My personal challenges have been (and I'm still working on!!) not getting flustered too fast when things go pear-shaped, being too hard on myself that I'm not being a ‘good enough mum’, and being tired all the time (don’t think I'm alone on that one!). I realized recently I was starting to ‘feel old’, probably because of feeling so tired. We were all hanging around the pool and thanks to the inspiration of two friends and a 5 year old, I said to Craig, “do you reckon I could do a back flip into the pool?” He goes, “yeah for sure you could”…so without thinking about it for too long I did it! Felt like it took about 10 years off my mental head space. Go on…you try it…I dare you!
7. Who are your mum people and how have they influenced you as a mum?
I suppose one of the positives of having to wait a bit longer for our babies to arrive was that quite a few of our friends had had babies before us…hello there’s nothing like friends who are that bit further along the journey right? One of my friends in particular who currently lives a few hours away (how dare she ha), has walked me through the early childhood years every step of the way (in the baby days, on the phone on a daily basis!), and been an amazing sounding board to discuss any parenting topic. To be honest I'm convinced I would've found motherhood hard and scary without her.
I also have some amazing close friends who have ridden the highs and lows of our personal challenges with us while navigating our little people through it.
One of my friends who’s a bit of a ‘mumpreneur’ as they call it, has really helped me see that little people are only little for such a short time, so make the most of it and worry about achieving other things when the time is right (she’s one of those people who you can catch up with, talk for hours about dreams and aspirations over countless cups of tea, and drive away feeling completely motivated about the future, yet content in your current season…). My other mum people are definitely the beautiful mums group girls who have helped burn hours of daylight over fun weekday mornings and friendship. We all need our mum friends badly don’t we!
8. Your family experienced some tragedies and tough seasons over the last couple of years. How did you handle this as a wife and mum whilst dealing with your own emotions and heart break as well?
We have had an interesting few years. Just after Benson was born we lost my brother to suicide; a week later my husband was made redundant from his job, resulting in no family income for over 18 months, our home was robbed on Benson’s 1st birthday, lost another family member suddenly, Craig snapped his Achilles tendon, I broke my toe (twice in 8 weeks grrr), as well as lots of little things going wrong for us. It seemed like a never-ending period of hardship.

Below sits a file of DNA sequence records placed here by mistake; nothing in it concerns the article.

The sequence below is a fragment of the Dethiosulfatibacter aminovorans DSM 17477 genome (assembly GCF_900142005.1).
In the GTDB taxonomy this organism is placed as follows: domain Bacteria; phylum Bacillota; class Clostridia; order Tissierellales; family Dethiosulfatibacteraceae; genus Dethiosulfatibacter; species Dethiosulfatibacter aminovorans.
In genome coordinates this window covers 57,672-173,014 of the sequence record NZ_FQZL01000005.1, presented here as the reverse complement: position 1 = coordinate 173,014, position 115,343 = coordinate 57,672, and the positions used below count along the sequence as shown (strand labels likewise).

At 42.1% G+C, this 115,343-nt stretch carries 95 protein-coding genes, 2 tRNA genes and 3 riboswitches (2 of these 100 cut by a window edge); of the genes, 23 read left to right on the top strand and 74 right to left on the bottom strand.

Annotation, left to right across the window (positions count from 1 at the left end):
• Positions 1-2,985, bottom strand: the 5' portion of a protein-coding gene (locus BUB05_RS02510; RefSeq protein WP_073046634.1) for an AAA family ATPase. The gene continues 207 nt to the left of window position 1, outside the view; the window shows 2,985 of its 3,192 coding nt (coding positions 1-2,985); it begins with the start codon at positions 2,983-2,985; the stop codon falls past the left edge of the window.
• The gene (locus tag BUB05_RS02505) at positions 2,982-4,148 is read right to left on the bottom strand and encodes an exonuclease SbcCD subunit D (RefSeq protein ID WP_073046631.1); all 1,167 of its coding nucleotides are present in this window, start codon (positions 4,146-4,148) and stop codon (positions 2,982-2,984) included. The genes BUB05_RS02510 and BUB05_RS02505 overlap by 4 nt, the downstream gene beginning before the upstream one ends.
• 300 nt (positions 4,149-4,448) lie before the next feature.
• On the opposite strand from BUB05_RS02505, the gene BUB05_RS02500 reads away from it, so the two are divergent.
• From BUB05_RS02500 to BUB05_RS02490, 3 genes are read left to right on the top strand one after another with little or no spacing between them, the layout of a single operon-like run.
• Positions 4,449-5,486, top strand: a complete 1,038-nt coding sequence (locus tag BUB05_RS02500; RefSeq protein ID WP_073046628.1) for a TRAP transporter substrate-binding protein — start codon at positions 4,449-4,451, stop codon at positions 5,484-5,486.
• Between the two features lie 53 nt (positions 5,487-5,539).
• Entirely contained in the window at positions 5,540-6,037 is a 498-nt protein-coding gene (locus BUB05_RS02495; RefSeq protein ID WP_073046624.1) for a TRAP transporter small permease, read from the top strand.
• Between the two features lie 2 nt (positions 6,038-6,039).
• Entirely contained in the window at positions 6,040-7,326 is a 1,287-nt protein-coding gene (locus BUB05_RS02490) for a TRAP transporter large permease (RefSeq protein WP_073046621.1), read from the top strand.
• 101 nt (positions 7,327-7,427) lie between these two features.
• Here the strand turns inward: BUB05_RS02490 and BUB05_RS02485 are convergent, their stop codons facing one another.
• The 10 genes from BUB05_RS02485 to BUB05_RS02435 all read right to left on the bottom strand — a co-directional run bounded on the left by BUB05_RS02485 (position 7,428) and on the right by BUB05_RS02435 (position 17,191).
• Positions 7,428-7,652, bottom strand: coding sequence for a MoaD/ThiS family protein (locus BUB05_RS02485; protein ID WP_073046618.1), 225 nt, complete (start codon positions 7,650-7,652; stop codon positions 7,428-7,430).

I was very aware that there were times it could be about how I was feeling and there were times it couldn't. When it came to the loss and grief I went through and the nature of those losses, I had to be really selective about my behavior around the kids. They absorb so much, and at times I had to stick my head in the pantry and have a cry or ‘go to the loo’ to let it out…they saw the grief sometimes, but they didn't need to see it all the time. Craig and I had our own ‘having a rough dad today babe’ days, and at times I had to choose to put my own challenges of the day aside and support him in his (you know, swallowing that knot in your chest and that girl in you that wants to completely blurt out exactly how she’s really feeling), and that worked vice versa between us. We shared the journey together. I guess that’s the part about marriage where you have to choose to put the other person first and consider the whole picture, not just the part about how you feel (that whole, ‘for better or for worse’ line in vows…well, we were living through the ‘for worse’ part). But we did make sure we talked often and Craig was really supportive when I felt like I was struggling, which made coping a lot easier. He had lost his own brother to suicide two years earlier, so he could certainly empathise with me.